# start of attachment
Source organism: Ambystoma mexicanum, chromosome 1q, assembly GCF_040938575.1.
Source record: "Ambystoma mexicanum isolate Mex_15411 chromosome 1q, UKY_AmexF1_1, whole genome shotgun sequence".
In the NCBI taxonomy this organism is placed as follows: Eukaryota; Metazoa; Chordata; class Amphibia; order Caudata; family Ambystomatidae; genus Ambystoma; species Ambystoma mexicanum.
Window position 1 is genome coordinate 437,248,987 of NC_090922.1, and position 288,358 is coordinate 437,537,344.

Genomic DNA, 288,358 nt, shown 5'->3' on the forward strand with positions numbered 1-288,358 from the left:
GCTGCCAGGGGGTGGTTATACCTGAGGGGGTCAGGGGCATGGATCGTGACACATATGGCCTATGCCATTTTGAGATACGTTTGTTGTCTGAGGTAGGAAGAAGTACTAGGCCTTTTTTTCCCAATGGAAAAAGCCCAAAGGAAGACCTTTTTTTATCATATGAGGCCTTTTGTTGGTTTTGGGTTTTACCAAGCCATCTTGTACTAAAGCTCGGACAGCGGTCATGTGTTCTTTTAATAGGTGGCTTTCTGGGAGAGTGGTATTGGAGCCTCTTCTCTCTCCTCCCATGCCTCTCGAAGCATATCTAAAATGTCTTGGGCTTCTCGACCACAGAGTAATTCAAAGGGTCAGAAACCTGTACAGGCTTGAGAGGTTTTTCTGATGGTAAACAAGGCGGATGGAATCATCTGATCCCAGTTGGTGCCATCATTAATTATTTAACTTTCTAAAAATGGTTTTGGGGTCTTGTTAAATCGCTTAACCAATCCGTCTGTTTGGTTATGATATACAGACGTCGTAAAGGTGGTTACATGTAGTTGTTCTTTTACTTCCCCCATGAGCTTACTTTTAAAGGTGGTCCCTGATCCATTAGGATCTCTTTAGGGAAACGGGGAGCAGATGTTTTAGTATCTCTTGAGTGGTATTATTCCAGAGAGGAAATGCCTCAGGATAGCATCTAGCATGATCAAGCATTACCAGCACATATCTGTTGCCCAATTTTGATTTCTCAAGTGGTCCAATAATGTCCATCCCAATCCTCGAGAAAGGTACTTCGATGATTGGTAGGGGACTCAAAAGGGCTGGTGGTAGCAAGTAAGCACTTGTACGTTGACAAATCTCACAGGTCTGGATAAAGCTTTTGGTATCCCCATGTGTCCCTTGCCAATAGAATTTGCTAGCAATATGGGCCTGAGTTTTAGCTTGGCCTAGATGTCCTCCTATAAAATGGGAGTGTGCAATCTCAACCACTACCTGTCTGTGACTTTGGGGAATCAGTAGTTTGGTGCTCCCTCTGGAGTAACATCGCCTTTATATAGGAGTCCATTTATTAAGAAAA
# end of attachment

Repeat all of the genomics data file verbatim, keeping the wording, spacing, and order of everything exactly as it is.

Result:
Source organism: Ambystoma mexicanum, chromosome 1q, assembly GCF_040938575.1.
Source record: "Ambystoma mexicanum isolate Mex_15411 chromosome 1q, UKY_AmexF1_1, whole genome shotgun sequence".
In the NCBI taxonomy this organism is placed as follows: Eukaryota; Metazoa; Chordata; class Amphibia; order Caudata; family Ambystomatidae; genus Ambystoma; species Ambystoma mexicanum.
Window position 1 is genome coordinate 437,248,987 of NC_090922.1, and position 288,358 is coordinate 437,537,344.

Genomic DNA, 288,358 nt, shown 5'->3' on the forward strand with positions numbered 1-288,358 from the left:
GCTGCCAGGGGGTGGTTATACCTGAGGGGGTCAGGGGCATGGATCGTGACACATATGGCCTATGCCATTTTGAGATACGTTTGTTGTCTGAGGTAGGAAGAAGTACTAGGCCTTTTTTTCCCAATGGAAAAAGCCCAAAGGAAGACCTTTTTTTATCATATGAGGCCTTTTGTTGGTTTTGGGTTTTACCAAGCCATCTTGTACTAAAGCTCGGACAGCGGTCATGTGTTCTTTTAATAGGTGGCTTTCTGGGAGAGTGGTATTGGAGCCTCTTCTCTCTCCTCCCATGCCTCTCGAAGCATATCTAAAATGTCTTGGGCTTCTCGACCACAGAGTAATTCAAAGGGTCAGAAACCTGTACAGGCTTGAGAGGTTTTTCTGATGGTAAACAAGGCGGATGGAATCATCTGATCCCAGTTGGTGCCATCATTAATTATTTAACTTTCTAAAAATGGTTTTGGGGTCTTGTTAAATCGCTTAACCAATCCGTCTGTTTGGTTATGATATACAGACGTCGTAAAGGTGGTTACATGTAGTTGTTCTTTTACTTCCCCCATGAGCTTACTTTTAAAGGTGGTCCCTGATCCATTAGGATCTCTTTAGGGAAACGGGGAGCAGATGTTTTAGTATCTCTTGAGTGGTATTATTCCAGAGAGGAAATGCCTCAGGATAGCATCTAGCATGATCAAGCATTACCAGCACATATCTGTTGCCCAATTTTGATTTCTCAAGTGGTCCAATAATGTCCATCCCAATCCTCGAGAAAGGTACTTCGATGATTGGTAGGGGACTCAAAAGGGCTGGTGGTAGCAAGTAAGCACTTGTACGTTGACAAATCTCACAGGTCTGGATAAAGCTTTTGGTATCCCCATGTGTCCCTTGCCAATAGAATTTGCTAGCAATATGGGCCTGAGTTTTAGCTTGGCCTAGATGTCCTCCTATAAAATGGGAGTGTGCAATCTCAACCACTACCTGTCTGTGACTTTGGGGAATCAGTAGTTTGGTGCTCCCTCTGGAGTAACATCGCCTTTATATAGGAGTCCATTTATTAAGAAAA